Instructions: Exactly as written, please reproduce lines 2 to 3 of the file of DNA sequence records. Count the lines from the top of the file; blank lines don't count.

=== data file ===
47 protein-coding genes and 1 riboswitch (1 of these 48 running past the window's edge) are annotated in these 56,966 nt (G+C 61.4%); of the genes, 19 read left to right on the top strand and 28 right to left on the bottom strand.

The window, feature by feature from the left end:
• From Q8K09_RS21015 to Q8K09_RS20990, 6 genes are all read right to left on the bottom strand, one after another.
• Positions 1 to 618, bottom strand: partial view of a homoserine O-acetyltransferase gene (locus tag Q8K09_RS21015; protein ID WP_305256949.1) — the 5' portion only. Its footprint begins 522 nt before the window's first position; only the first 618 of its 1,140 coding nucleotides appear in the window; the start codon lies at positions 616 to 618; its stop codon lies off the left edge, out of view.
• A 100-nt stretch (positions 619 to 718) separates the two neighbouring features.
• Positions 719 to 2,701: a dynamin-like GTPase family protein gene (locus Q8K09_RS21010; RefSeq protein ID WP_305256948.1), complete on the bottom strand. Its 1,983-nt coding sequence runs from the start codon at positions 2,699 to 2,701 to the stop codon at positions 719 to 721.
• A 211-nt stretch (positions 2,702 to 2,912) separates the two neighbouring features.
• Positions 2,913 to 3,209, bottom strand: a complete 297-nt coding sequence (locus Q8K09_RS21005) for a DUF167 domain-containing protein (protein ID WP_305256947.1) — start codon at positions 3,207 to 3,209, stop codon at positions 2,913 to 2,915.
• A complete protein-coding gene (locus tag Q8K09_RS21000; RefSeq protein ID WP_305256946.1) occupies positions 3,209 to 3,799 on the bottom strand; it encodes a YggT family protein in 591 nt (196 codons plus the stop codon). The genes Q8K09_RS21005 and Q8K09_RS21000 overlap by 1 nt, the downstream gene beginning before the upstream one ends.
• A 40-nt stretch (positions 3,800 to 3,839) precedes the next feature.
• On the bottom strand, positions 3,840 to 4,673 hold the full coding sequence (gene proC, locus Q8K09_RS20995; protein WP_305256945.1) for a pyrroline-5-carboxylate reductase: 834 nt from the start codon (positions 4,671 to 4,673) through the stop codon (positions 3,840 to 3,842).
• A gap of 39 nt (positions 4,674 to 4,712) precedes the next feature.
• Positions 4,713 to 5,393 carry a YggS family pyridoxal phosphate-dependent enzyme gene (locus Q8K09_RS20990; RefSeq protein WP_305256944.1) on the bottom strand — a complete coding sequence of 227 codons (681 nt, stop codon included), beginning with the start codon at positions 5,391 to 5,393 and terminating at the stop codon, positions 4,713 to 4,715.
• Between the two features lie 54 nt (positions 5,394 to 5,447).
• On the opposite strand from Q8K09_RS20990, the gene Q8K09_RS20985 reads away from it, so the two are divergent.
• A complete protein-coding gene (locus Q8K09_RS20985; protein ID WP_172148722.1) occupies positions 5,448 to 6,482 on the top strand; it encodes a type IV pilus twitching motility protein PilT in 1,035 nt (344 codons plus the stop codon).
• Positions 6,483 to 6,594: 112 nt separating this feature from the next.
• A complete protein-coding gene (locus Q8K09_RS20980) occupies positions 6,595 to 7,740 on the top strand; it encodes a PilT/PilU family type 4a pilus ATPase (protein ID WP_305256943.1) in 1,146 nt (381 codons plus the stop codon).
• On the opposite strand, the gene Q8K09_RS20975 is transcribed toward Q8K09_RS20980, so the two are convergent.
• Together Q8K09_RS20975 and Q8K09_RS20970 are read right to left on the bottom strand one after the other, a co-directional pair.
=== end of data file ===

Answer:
The window, feature by feature from the left end:
• From Q8K09_RS21015 to Q8K09_RS20990, 6 genes are all read right to left on the bottom strand, one after another.